ESPN cuts Rob Parker over RGIII commentary
ESPN has parted ways with Rob Parker, the First Take panelist who was suspended by the network following his offensive comments about Redskins quarterback Robert Griffin III. "Rob Parker's contract expired at year's end," said an ESPN spokesperson. "Evaluating our needs and his work, including his recent RGIII comments, we decided not to renew his deal."
In a discussion of how Griffin views himself within the prism of race, Parker, a frequent First Take panelist and the co-host of a Saturday extension of that show, questioned the quarterback's relationship with African-Americans during a Dec. 14 airing of the ESPN2 program.
"For me, personally, just me, this throws up a red flag, what I keep hearing," Parker said. "And I don't know who's asking the questions, but we've heard a couple of times now of a black guy kind of distancing himself away from black people. ...
"But time and time we keep hearing this, so it just makes me wonder deeper about him. And I've talked to some people down in Washington, D.C., friends of mine, who are around and at some of the press conferences, people I've known for a long time. But my question, which is just a straight honest question. Is he a brother, or is he a cornball brother?"
Parker was then asked to explain what that meant, and he did so, poorly.
"Well, [that] he's black, he kind of does his thing, but he's not really down with the cause, he's not one of us," Parker said. "He's kind of black, but he's not really the guy you'd really want to hang out with, because he's off to do something else."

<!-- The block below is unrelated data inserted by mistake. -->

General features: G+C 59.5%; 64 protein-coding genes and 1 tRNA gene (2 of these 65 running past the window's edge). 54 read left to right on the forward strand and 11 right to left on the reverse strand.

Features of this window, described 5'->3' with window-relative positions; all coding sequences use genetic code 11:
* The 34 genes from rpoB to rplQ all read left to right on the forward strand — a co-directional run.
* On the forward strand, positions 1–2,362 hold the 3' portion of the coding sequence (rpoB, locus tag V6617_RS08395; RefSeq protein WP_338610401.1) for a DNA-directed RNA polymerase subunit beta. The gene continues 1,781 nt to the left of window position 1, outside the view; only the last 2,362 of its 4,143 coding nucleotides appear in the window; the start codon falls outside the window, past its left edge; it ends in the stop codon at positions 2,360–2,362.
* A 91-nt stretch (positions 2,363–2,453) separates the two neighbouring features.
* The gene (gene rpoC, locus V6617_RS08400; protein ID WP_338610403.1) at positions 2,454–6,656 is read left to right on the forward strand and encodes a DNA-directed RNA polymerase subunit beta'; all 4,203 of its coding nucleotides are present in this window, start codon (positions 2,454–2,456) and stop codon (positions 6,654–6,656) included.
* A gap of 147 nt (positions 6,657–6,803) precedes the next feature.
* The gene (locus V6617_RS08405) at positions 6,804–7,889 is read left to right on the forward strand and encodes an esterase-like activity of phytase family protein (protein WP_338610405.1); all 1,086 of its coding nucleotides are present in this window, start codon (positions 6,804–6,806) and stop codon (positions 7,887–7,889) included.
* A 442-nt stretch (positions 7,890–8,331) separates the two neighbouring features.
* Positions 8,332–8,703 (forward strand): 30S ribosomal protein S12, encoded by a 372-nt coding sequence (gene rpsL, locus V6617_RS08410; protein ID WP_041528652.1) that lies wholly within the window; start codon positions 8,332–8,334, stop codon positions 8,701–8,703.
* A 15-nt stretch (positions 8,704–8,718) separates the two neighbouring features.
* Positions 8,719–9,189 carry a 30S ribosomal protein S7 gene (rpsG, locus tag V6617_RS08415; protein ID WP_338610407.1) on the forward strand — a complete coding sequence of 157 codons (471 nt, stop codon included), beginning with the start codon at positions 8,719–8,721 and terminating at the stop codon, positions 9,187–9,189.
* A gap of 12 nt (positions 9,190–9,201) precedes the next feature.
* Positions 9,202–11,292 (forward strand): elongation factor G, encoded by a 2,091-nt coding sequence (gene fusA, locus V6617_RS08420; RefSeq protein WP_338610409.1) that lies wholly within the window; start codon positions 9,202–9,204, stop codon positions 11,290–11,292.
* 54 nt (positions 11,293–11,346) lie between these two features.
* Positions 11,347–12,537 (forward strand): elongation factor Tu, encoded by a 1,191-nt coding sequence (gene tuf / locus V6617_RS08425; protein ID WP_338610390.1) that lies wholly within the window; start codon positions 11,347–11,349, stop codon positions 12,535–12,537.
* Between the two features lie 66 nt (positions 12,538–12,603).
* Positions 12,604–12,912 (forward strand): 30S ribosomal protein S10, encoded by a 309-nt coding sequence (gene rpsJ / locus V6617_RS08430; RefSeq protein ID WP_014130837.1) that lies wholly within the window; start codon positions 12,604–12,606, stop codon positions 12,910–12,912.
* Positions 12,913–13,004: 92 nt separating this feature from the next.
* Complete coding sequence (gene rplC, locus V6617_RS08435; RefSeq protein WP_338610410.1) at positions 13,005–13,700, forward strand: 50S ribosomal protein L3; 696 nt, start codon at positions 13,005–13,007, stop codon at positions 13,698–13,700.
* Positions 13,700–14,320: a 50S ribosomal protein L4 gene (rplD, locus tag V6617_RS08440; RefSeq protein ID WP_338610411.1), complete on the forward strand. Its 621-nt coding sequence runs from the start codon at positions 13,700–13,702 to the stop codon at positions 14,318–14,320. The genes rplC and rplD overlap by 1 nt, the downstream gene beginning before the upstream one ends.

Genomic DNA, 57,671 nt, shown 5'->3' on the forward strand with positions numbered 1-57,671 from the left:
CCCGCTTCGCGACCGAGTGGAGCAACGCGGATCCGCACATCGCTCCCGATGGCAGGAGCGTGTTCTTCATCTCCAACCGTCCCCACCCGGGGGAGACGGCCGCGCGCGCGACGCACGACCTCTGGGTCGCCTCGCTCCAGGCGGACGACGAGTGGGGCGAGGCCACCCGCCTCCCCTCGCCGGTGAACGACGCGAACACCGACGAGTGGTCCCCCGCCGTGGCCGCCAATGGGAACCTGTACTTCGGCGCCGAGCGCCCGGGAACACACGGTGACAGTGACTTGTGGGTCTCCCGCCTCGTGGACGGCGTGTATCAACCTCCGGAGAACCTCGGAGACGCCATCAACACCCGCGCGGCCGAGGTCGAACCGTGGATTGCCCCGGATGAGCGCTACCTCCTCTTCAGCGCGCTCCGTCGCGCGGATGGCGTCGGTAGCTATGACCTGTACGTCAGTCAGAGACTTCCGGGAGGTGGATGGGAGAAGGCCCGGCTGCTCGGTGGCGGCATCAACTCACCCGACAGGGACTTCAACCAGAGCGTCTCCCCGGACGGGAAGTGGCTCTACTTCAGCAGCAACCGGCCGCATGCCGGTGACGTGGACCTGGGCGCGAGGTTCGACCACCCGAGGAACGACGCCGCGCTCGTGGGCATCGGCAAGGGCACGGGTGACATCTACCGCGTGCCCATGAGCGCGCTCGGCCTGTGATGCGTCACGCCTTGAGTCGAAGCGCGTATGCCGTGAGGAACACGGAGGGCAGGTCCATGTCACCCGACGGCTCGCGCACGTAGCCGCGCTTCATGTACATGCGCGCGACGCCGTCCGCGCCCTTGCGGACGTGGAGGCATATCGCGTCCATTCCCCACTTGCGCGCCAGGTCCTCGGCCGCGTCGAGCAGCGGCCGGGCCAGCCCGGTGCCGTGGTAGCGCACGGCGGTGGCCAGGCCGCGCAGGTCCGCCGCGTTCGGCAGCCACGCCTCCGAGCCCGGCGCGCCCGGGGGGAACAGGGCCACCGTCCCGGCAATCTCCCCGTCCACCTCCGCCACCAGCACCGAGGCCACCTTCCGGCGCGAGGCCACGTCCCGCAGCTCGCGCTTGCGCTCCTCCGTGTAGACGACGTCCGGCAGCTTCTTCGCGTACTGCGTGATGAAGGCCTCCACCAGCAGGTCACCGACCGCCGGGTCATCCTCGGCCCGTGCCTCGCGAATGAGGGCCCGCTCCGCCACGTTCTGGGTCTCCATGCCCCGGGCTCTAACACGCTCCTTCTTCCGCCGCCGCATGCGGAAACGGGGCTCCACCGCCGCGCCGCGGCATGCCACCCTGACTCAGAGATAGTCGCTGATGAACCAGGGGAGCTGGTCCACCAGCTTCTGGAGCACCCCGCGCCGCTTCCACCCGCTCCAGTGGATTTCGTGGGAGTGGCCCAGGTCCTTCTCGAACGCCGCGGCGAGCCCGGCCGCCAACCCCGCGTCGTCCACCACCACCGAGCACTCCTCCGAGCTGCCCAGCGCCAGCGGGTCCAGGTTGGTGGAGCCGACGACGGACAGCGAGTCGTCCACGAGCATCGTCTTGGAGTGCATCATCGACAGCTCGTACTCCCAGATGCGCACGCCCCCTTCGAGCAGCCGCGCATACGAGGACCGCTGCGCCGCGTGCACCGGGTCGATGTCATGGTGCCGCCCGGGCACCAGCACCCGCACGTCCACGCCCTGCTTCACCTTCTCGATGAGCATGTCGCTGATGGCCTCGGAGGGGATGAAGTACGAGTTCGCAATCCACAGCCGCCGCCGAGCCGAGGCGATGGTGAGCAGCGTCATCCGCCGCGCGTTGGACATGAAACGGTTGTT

The comments, which came less than 72 hours after ESPN president John Skipper defended the program, produced a torrent of criticism. The network suspended Parker for 30 days as well as a First Take producer for a week. Sources said other First Take behind the scenes staffers were disciplined.
On Sunday Parker gave an interview to Detroit-based television station WDIV-TV, a station Parker has contributed to over the years. He suggested his comments were taken out of context and that the response was "shocking."
With criticism of the show putting the network in a bad light, ESPN began enhanced editorial oversight on the program last week. Asked specifically what that oversight consisted of with the program, an ESPN spokesperson told SI.com on Tuesday that it meant active participation of ESPN's news desk in show planning meetings.
As for the Saturday extension of First Take, ESPN said the show was just replacement programming for December only.
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